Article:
By Larry May
Publisher: Cambridge University Press
Print Publication Year: 2008
Online Publication Date:November 2009
Chapter DOI: http://dx.doi.org/10.1017/CBO9780511611551.014
There is no reason to think that only States can wage aggressive wars. In contemporary times, we have seen non-State actors, including terrorist groups, wage war against States and against other non-State actors. I will adopt an amended version of a definition offered by Andrew Valls and define terrorism as violence committed by State or non-State actors directed against civilians or their property for political purposes. In Just War theory, wars by non-State actors were not generally contemplated because the legitimate authority to wage war resided only in States. There is an interesting exception, which I will explore, concerning piracy as a form of aggression by non-State actors. Throughout, I will argue that the jus ad bellum principles we have been discussing in this book apply to some terrorist groups and that when the leaders of such groups wage aggressive war they should be confronted by international legal institutions. I will also argue that when terrorists are confronted and prosecuted they should be afforded the same rights as State leaders when the latter are similarly confronted and prosecuted.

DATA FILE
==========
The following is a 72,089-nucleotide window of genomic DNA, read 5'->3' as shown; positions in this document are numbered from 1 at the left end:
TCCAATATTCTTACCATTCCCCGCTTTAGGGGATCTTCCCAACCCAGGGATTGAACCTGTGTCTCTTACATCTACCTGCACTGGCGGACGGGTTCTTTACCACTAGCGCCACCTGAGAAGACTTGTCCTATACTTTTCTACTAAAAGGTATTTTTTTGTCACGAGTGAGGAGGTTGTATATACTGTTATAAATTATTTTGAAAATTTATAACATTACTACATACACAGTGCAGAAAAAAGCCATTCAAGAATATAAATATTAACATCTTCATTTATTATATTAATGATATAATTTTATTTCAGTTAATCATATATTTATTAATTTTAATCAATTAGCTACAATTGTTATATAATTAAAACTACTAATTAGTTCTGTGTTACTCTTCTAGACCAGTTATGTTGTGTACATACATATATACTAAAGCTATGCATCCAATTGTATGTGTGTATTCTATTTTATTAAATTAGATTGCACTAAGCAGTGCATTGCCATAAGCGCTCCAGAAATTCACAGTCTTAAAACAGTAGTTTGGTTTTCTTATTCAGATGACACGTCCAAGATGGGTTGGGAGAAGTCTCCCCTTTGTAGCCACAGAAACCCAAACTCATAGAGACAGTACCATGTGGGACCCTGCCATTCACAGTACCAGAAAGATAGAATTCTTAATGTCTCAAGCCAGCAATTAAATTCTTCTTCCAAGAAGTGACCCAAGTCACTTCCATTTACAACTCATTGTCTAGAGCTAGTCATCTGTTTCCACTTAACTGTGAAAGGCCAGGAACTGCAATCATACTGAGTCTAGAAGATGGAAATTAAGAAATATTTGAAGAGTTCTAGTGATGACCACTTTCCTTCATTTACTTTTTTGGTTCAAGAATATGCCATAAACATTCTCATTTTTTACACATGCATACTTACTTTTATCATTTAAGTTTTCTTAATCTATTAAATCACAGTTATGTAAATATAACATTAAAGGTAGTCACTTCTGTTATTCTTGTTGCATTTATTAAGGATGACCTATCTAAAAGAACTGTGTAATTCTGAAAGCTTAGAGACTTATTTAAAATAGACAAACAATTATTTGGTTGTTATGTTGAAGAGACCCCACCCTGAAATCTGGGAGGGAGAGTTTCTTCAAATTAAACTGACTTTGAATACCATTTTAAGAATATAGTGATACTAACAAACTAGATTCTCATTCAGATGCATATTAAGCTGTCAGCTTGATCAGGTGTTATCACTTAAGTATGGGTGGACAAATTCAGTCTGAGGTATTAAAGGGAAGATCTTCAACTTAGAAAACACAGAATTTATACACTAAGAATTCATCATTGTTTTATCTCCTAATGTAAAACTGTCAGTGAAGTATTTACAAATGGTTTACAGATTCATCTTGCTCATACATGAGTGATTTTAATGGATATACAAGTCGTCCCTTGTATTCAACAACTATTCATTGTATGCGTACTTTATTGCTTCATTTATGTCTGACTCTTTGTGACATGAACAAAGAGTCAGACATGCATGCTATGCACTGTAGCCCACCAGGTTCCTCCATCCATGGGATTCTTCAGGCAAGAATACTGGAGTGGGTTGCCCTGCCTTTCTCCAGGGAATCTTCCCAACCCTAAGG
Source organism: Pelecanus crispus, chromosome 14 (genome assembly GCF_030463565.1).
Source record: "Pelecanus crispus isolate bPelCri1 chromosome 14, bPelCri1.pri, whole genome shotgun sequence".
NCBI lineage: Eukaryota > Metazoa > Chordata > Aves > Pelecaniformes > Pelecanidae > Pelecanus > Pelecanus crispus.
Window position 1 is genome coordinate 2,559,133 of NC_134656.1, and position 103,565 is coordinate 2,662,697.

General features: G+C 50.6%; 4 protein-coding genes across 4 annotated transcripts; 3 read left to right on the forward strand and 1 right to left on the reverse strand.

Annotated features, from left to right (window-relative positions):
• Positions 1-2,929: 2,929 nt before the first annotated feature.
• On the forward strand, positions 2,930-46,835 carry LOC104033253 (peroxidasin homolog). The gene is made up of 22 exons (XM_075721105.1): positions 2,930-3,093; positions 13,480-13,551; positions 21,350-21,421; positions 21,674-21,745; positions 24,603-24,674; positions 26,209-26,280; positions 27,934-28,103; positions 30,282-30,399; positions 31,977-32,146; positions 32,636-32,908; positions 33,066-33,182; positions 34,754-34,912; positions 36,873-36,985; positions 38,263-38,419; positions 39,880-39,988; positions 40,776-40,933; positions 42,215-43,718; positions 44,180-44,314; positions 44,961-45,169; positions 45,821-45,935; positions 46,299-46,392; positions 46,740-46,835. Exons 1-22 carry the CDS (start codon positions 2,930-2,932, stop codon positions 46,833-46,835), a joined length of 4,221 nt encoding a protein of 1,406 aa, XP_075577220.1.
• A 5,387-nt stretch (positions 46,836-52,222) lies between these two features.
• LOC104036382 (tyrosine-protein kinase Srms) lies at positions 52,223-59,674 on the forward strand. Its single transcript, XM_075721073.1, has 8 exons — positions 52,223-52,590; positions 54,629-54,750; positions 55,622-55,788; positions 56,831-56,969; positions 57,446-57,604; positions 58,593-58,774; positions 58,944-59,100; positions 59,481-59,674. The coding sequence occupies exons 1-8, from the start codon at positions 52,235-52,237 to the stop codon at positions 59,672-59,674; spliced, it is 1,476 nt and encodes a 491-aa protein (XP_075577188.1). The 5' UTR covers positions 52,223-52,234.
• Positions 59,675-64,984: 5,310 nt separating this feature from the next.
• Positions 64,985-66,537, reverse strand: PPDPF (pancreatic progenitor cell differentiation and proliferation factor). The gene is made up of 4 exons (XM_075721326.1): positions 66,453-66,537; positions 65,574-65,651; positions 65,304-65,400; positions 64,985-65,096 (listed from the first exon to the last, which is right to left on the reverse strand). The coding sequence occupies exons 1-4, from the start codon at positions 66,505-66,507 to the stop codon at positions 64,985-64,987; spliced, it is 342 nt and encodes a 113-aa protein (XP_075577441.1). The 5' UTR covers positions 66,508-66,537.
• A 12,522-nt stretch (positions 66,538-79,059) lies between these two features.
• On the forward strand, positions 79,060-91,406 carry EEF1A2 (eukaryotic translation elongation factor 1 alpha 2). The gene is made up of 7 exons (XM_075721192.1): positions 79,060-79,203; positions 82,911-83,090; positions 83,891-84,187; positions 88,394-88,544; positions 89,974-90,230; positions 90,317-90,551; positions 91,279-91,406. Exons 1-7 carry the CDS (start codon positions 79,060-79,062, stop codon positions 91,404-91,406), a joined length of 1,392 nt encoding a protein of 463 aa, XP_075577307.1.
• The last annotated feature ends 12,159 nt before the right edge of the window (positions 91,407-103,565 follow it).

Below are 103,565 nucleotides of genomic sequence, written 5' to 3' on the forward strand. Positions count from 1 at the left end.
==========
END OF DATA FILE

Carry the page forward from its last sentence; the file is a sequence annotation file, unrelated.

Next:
The strategy I adopt, of allowing that some terrorist groups can wage war and that terrorist leaders can be prosecuted for waging aggressive war as long as such prosecutions are subject to the rule of law, recognizes the reality of the contemporary situation where there are multiple types of actors on the world stage.
Reference Type: bibliography